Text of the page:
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Cases Of Polio-Like Disease On The Rise Across The US

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Cases Of Polio-Like Disease On The Rise Across The US
​Acute flaccid myelitis is a rare neurological disease that weakens the muscles and reflexes in the body.
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The Centers for Disease Control and Prevention said Tuesday it has received reports of over 100 suspected cases of a rare, paralyzing condition similar to polio that mostly affects children.

Acute flaccid myelitis, or AFM, is a serious illness that affects the nervous system, specifically the gray matter areas of the spinal cord. AFM typically begins with flu-like symptoms, like sneezing and coughing, but slowly turns into muscle and reflex weakness, many times affecting the arms and legs. It can also cause facial drooping and make it difficult to swallow. In severe cases, AFM can cause respiratory failure and even lead to death. Health officials are still not quite sure what causes AFM, but think it might be from viruses like West Nile, environmental toxins, and genetic disorders.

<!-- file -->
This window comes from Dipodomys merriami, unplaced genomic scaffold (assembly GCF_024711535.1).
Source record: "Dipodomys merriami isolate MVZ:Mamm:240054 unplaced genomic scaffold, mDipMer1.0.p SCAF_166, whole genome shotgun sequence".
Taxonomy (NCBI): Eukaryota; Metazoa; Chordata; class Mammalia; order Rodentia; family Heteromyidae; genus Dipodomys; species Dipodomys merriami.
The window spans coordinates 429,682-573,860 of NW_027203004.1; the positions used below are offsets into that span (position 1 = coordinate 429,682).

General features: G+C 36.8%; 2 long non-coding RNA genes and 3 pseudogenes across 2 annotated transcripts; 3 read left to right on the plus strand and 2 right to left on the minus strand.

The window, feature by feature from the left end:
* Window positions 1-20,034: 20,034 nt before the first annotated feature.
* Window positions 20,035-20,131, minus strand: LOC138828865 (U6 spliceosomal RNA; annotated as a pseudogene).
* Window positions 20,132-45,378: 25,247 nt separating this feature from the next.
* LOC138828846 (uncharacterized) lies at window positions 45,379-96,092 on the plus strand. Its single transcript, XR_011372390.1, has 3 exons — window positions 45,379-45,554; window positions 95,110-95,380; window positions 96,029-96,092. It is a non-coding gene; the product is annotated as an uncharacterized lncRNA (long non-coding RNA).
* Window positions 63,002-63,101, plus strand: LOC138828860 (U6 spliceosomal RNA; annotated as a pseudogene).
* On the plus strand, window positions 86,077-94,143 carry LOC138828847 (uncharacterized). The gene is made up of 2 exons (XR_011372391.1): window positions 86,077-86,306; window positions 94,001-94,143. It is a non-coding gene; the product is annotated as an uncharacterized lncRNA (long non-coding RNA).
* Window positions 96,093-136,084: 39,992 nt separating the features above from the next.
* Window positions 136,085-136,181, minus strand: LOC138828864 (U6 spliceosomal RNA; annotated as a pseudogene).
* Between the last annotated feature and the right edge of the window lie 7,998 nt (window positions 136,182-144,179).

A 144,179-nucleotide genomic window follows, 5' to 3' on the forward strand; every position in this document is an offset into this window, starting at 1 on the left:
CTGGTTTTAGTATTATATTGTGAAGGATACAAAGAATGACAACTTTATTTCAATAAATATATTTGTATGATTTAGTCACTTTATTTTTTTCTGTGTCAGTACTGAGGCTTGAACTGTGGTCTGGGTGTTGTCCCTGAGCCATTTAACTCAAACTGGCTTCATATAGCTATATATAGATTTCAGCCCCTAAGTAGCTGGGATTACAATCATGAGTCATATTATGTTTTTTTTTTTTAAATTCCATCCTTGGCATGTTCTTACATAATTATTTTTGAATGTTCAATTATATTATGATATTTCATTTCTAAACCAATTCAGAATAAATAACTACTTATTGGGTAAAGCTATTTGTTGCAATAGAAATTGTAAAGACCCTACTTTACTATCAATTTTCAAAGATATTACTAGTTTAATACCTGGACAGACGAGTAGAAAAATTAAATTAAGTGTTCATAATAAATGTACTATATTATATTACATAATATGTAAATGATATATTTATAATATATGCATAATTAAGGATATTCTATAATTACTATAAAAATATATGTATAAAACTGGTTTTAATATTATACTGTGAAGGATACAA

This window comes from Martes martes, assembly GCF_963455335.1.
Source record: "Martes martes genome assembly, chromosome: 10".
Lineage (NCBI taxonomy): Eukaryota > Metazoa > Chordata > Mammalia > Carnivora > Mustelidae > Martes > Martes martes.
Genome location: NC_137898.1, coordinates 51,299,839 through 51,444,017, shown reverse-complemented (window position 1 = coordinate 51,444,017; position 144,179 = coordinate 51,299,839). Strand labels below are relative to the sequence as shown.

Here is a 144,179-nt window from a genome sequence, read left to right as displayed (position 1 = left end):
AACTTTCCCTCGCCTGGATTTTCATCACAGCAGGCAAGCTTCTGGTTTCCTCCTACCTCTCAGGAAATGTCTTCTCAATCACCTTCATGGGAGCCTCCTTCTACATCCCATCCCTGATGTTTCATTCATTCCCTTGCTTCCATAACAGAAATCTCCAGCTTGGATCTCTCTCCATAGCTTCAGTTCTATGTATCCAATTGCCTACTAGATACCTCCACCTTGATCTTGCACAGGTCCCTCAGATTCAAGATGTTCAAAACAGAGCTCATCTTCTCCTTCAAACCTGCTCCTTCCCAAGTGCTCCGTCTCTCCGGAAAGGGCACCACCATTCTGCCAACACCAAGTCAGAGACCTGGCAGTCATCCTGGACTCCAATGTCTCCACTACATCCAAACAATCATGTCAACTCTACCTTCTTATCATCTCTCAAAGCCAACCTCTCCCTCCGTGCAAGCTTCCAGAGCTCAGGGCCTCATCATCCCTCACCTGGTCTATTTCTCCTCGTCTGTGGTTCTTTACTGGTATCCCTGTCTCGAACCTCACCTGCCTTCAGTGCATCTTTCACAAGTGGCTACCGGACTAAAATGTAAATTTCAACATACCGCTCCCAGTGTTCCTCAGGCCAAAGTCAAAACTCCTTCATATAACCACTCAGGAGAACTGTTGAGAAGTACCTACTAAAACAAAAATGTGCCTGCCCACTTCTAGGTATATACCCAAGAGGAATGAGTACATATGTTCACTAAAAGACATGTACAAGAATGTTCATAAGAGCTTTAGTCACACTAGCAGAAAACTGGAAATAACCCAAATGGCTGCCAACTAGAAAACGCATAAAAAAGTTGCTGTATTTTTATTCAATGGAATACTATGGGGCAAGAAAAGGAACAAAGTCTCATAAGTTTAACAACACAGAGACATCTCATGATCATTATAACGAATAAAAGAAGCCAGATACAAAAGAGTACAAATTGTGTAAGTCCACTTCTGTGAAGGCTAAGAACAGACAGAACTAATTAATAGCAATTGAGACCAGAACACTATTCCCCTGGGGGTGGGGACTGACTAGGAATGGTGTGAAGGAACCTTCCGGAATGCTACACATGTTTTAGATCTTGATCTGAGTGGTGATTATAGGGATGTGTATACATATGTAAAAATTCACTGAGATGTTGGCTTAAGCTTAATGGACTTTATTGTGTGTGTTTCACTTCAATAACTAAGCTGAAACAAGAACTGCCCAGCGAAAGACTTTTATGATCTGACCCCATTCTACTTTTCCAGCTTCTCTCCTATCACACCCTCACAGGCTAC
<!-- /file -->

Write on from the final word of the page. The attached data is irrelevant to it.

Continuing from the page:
The CDC began noticing an increase in AFM cases in 2014. Of the 127 reported cases, half of them have been confirmed in 22 states, with more than 90 percent of those in children 18 and under. 

Although AFM cases have spiked over the last couple of months, the CDC says this is a rare disease, estimating it will affect less than one in one million people in the U.S. every year.

There is no specific treatment as of yet, but the CDC recommends people get vaccinated, stay away from mosquitoes, and to wash their hands often with soap and water.